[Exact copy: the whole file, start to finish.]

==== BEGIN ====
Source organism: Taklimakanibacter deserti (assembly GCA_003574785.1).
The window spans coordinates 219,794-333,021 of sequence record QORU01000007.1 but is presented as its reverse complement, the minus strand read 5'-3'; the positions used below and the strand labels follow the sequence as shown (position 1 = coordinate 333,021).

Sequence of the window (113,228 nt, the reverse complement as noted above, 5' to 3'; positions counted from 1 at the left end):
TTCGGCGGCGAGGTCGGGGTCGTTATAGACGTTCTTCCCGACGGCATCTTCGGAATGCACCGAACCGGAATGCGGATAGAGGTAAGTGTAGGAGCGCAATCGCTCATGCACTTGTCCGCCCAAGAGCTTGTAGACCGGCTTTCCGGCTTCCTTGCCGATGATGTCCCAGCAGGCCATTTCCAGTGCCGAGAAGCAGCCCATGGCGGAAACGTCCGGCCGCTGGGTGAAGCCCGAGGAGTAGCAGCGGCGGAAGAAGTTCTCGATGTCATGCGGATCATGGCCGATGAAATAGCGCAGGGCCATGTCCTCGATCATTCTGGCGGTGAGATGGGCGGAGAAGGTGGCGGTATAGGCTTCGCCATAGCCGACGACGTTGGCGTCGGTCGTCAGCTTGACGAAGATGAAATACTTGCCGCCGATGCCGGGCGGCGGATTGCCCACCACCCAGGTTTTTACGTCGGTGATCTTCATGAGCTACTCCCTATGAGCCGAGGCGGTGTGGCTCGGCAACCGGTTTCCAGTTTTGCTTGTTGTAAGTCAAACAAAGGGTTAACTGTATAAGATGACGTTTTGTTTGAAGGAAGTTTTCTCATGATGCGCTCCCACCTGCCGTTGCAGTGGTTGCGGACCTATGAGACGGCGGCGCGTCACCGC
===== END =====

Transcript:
Source organism: Taklimakanibacter deserti (assembly GCA_003574785.1).
The window spans coordinates 219,794-333,021 of sequence record QORU01000007.1 but is presented as its reverse complement, the minus strand read 5'-3'; the positions used below and the strand labels follow the sequence as shown (position 1 = coordinate 333,021).

Sequence of the window (113,228 nt, the reverse complement as noted above, 5' to 3'; positions counted from 1 at the left end):
TTCGGCGGCGAGGTCGGGGTCGTTATAGACGTTCTTCCCGACGGCATCTTCGGAATGCACCGAACCGGAATGCGGATAGAGGTAAGTGTAGGAGCGCAATCGCTCATGCACTTGTCCGCCCAAGAGCTTGTAGACCGGCTTTCCGGCTTCCTTGCCGATGATGTCCCAGCAGGCCATTTCCAGTGCCGAGAAGCAGCCCATGGCGGAAACGTCCGGCCGCTGGGTGAAGCCCGAGGAGTAGCAGCGGCGGAAGAAGTTCTCGATGTCATGCGGATCATGGCCGATGAAATAGCGCAGGGCCATGTCCTCGATCATTCTGGCGGTGAGATGGGCGGAGAAGGTGGCGGTATAGGCTTCGCCATAGCCGACGACGTTGGCGTCGGTCGTCAGCTTGACGAAGATGAAATACTTGCCGCCGATGCCGGGCGGCGGATTGCCCACCACCCAGGTTTTTACGTCGGTGATCTTCATGAGCTACTCCCTATGAGCCGAGGCGGTGTGGCTCGGCAACCGGTTTCCAGTTTTGCTTGTTGTAAGTCAAACAAAGGGTTAACTGTATAAGATGACGTTTTGTTTGAAGGAAGTTTTCTCATGATGCGCTCCCACCTGCCGTTGCAGTGGTTGCGGACCTATGAGACGGCGGCGCGTCACCGC